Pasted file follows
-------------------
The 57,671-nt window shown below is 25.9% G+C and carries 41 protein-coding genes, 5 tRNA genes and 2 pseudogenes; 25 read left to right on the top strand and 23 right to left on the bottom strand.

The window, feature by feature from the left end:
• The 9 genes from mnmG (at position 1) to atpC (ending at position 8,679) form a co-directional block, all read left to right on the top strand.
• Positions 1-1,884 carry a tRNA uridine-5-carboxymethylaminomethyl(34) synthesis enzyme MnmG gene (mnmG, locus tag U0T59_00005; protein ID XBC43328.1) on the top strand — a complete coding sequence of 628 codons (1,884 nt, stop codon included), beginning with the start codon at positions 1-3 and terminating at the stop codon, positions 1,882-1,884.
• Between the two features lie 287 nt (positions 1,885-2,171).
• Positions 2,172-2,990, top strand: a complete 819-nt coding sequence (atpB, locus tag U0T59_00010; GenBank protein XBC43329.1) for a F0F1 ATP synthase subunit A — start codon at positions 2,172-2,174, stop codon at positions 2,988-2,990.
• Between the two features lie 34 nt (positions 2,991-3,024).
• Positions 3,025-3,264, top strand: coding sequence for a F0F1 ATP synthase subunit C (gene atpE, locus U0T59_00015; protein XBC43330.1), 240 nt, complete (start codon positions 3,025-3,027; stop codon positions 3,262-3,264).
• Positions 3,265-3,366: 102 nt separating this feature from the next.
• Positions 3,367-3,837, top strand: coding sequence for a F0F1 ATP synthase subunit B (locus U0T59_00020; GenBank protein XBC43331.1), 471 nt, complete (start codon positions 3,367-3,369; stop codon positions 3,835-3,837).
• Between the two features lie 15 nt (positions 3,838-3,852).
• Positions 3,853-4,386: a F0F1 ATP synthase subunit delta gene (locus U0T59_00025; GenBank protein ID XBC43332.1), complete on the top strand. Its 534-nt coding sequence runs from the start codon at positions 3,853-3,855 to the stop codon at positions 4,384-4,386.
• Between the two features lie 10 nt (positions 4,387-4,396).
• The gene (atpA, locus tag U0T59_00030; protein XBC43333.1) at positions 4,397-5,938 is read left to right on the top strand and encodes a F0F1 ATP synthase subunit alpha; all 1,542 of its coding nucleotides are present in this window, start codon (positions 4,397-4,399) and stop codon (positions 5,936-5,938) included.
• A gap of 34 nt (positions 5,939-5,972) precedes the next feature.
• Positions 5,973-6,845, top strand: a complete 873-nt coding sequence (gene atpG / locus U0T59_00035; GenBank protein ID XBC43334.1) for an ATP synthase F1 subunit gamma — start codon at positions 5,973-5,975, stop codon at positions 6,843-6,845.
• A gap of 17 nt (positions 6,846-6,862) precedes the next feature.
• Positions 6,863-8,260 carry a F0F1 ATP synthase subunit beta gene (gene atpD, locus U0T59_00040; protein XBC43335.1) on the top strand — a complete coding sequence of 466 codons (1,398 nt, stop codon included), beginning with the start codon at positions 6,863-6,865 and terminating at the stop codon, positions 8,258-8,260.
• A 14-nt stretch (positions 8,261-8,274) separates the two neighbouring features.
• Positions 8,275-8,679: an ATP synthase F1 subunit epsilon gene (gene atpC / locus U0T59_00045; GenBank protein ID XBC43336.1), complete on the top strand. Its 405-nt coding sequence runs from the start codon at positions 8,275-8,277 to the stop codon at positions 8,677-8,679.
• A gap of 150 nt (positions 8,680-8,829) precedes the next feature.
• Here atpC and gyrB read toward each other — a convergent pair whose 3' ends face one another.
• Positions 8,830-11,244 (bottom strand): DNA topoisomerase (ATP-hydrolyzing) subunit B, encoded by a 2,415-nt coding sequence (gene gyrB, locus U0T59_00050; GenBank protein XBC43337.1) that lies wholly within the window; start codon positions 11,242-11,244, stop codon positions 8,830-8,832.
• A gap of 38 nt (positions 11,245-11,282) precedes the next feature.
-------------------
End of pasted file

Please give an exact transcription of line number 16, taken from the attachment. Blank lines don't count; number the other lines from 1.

• Positions 5,973-6,845, top strand: a complete 873-nt coding sequence (gene atpG / locus U0T59_00035; GenBank protein ID XBC43334.1) for an ATP synthase F1 subunit gamma — start codon at positions 5,973-5,975, stop codon at positions 6,843-6,845.